Introducing: Levant

Scott Snyder's East Burnside eatery offers Sephardic Jewish cuisine and a daring cocktail list.

By Benjamin Tepler June 3, 2013 Published in the June 2013 issue of Portland Monthly

In the former home of Alder Pastry and Dessert on E Burnside Street, past a five-foot stack of lumber and photographs framing fez-toting, babushka-wrapped immigrant families, lies Portland’s first foray into Sephardic Jewish cuisine. At the L-shaped bar, black sesame syrup is shaken with egg white and saffron honey infused into cream. Around the corner, a six-foot-wide hearth roasts legs of lamb, crisps sardines, and sears stuffed squid. This is first-time restaurant owner Scott Snyder’s Levant, fusing the Jewish flavors of Spain, Portugal, North Africa, and the Middle East into one of the year’s boldest openings. 

Take a seat beneath a spider-like chandelier that dangles over 2,300 square feet of warm wood detail and cool blue cabinetry. From the menu of small bites, starters, and entrées, you might find grilled sardines over a Tunisian potato salad or an open-face sandwich of chopped liver on grilled challah with a Manischewitz reduction. Snyder shows off his hearth’s firepower in a dish of lamb four ways: leg suspended over the fire and carved to order, rib chop grilled rare, shoulder ground into a cumin-scented merguez sausage, and neck braised with dried apricots. Just don’t get attached to specific fusions; Snyder promises seasonal menu shifts.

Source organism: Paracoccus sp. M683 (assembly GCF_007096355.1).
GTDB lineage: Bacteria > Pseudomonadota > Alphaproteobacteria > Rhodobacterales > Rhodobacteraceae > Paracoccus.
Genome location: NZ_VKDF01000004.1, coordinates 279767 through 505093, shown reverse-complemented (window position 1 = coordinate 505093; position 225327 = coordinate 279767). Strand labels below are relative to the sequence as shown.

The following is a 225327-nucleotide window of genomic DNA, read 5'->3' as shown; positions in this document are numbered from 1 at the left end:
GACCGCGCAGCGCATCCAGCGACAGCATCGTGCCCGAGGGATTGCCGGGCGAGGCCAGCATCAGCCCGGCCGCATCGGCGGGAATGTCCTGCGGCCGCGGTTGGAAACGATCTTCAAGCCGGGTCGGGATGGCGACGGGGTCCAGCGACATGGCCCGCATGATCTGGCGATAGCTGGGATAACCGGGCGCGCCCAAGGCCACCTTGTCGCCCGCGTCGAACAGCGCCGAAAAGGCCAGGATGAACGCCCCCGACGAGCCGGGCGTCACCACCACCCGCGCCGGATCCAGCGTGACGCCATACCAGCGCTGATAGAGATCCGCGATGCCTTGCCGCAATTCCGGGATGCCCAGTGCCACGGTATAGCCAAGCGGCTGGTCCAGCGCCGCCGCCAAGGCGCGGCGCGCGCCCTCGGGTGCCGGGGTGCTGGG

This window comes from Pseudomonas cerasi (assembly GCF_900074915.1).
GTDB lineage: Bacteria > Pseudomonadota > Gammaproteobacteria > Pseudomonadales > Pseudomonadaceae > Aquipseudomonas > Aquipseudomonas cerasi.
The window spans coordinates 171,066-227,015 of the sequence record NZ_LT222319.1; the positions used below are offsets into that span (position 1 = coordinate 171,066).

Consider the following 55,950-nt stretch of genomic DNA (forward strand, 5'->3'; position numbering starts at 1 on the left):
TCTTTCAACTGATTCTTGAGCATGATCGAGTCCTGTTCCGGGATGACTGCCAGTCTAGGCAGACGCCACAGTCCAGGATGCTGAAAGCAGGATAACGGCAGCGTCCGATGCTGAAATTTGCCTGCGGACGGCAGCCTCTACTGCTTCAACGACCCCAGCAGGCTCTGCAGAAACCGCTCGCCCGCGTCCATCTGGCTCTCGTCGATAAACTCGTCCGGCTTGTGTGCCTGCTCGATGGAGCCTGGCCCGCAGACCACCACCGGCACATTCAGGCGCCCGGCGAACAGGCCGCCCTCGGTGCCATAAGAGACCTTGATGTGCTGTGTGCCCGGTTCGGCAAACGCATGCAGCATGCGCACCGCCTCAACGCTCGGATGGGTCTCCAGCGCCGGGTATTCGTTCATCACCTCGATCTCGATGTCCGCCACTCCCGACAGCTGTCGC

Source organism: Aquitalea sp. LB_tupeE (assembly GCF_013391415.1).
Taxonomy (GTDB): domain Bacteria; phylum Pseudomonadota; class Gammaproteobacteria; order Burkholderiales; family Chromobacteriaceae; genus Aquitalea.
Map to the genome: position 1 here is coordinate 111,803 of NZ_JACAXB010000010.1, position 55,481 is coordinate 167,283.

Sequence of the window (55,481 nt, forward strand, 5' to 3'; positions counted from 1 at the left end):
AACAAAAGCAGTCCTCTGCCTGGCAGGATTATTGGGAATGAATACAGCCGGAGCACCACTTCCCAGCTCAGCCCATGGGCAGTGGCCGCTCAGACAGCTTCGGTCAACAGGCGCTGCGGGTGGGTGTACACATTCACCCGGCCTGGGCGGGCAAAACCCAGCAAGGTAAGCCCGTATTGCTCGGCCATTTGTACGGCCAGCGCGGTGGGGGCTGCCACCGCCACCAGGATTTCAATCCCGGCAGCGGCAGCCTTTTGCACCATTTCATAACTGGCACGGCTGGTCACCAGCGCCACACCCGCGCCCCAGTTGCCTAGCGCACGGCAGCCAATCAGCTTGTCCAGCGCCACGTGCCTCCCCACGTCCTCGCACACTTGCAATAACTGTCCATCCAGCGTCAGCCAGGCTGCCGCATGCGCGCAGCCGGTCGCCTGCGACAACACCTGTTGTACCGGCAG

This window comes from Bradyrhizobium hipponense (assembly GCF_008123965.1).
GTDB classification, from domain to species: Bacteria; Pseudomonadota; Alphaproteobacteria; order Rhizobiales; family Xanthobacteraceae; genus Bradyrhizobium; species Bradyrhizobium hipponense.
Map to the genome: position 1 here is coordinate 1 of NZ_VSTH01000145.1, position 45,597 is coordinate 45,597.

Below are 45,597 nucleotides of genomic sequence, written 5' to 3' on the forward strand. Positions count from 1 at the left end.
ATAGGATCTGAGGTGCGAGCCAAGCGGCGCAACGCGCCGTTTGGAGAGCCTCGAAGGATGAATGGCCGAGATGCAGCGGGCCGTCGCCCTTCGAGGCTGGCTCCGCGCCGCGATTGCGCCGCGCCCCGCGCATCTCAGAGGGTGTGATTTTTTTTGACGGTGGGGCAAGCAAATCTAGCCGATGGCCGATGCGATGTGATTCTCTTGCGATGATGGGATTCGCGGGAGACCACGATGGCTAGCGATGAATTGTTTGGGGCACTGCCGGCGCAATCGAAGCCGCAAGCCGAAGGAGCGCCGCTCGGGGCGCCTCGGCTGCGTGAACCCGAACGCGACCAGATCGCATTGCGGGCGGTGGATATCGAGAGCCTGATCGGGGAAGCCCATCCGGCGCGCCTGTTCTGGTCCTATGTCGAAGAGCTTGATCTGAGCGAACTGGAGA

2448 E Burnside St

The daring cocktail list matches Snyder’s dreams. The thick and voluptuous Pillow Talk takes inspiration from the house playlist—saffron honey cream, turmeric, ginger, and cardamom. A reverse-engineered martini, the Phaedon infuses gin with olive oil and borrows coriander bitters for a buttery, smooth finish. Even the wine list pushes with a geeky lineup of far-flung vintages, from Oregon to Israel and Lebanon.  

Early hiccups are to be expected: slow service, very toothy white beans, and an adventurous plum brandy cocktail that borders on cough syrup. But as it finds its footing, Levant is charting an intriguing spice route, hearth to tumbler.  

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